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Monday, June 04, 2012

Failure and Success

Over the past couple of months I've been relentlessy collecting colorful flower heads - garden (not too many), local florist (a few) and of all places, Safeway, (very kindly letting me sift through their discards) -- and freezing them to make ice flower prints (thank you Patricia!).  I had some leftover fabric already mordanted with alum from a fabulous Elin Noble marbelizing class just waiting for a project like this.  Since I work full time, things must get done in stages, so last weekend I created all sorts of bundles with the flowers in layers, put them in warm water and left them for a few days.  When I unwrapped them they were gorgeous but I didn't have time to do anything other than shake out the decomposing dead flowers and rinse before putting the fabrics in a large bowl to wait for this weekend - couldn't leave them out to dry since it rained quite heavily.  When I went to check this weekend I was in for a huge disappointment.  Note to self:  do NOT leave wet flower prints all bunched up or the color will dissolve and meld away.  All the lovely prints were gone and I was left with not what I had strived for but nevertheless attractive meld of greenish soft gold but not close to the beauties that they once had been.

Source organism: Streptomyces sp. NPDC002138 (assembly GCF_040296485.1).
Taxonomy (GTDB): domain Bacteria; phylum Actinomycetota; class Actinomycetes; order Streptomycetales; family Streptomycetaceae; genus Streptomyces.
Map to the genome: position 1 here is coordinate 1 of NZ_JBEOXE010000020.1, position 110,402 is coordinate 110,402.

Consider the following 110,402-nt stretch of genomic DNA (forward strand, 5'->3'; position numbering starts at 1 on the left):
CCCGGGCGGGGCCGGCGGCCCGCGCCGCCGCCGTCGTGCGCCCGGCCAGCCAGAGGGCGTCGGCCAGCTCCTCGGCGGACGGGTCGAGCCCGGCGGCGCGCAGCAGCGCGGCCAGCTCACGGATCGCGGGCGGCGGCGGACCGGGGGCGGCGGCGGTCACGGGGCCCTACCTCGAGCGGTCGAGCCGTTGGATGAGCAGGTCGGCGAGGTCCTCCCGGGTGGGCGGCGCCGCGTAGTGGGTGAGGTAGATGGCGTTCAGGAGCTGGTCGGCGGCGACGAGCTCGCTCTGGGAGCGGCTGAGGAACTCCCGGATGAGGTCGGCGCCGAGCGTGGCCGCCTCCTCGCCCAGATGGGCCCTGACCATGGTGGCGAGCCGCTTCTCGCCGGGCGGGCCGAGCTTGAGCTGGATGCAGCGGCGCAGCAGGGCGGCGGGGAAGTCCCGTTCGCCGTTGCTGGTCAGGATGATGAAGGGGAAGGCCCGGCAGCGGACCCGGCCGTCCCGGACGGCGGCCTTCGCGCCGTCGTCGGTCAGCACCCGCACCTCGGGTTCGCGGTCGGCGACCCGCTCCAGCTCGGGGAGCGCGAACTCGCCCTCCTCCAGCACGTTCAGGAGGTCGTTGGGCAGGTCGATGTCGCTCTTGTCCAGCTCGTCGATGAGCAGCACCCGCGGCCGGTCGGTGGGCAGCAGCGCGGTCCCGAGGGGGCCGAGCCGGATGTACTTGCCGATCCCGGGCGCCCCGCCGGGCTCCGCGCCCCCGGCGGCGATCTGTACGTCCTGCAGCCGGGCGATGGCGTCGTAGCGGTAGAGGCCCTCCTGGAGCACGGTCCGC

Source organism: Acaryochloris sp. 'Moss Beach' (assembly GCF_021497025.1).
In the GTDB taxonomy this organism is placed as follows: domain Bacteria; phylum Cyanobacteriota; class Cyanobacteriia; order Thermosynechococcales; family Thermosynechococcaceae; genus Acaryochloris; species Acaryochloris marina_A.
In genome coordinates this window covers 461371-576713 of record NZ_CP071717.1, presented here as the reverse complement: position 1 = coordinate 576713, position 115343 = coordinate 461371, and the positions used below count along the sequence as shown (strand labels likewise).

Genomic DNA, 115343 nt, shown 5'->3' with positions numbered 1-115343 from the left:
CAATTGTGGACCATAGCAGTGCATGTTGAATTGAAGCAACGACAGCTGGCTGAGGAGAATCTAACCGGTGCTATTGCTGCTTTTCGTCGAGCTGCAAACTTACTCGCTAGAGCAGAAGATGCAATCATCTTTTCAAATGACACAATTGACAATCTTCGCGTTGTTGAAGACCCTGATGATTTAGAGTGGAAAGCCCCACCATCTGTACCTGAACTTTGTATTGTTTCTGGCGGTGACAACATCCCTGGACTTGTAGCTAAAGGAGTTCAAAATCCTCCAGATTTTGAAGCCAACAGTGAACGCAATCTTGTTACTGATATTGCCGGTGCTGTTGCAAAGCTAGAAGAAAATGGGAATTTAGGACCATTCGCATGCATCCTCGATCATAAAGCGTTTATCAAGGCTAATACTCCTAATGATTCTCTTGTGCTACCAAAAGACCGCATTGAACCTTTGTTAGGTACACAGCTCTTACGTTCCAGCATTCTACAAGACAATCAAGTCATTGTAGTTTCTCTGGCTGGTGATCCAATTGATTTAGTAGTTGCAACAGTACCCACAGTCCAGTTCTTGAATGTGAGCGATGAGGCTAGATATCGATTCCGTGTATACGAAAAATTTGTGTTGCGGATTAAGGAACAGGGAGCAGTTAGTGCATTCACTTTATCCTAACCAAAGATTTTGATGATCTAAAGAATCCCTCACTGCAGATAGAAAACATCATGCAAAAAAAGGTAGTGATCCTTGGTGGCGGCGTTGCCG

Not wanting to ruin my silks - a medley of organza, habotai, etc., I thought this would be a good time to try an experiment that I've had in mind since seeing the silk tie prints on Easter eggs.  I layered the smaller pieces of damp silks with cut up silk ties in between the layers and tied them all up in a tight bundle before simmering in water with a splash of vinegar (used my dye pot, not a cooking pot).  What a lovely surprises when unwrapped!  I also thought I'd bundle a piece of vibrant torquoise blue sari silk with the larger piece of soft gold organza and the results are a quite lovely mottled blue/soft gold.  Now that I've seen the results, some of the prints are quite surprising with the reds staying quite vibrant, and I learned that the deeper colors turnout best.  Here are some pictures so you can see for yourself.

1 comment:

  1. I have jsut finsihed my own blog post about this very concept!!! i am sorry taht your frozen flower prints did not survive but if they had you would not have gone on to do the silk dye transfer!!! How cool is that!! Bravo!! My post was all about remaking the nuno cheesecloth/ wool/ silk project into a nuno - wool/ cheesecloth scarf project!! There is so much we would not learn if we did not try all of these different things!!! Bravo!!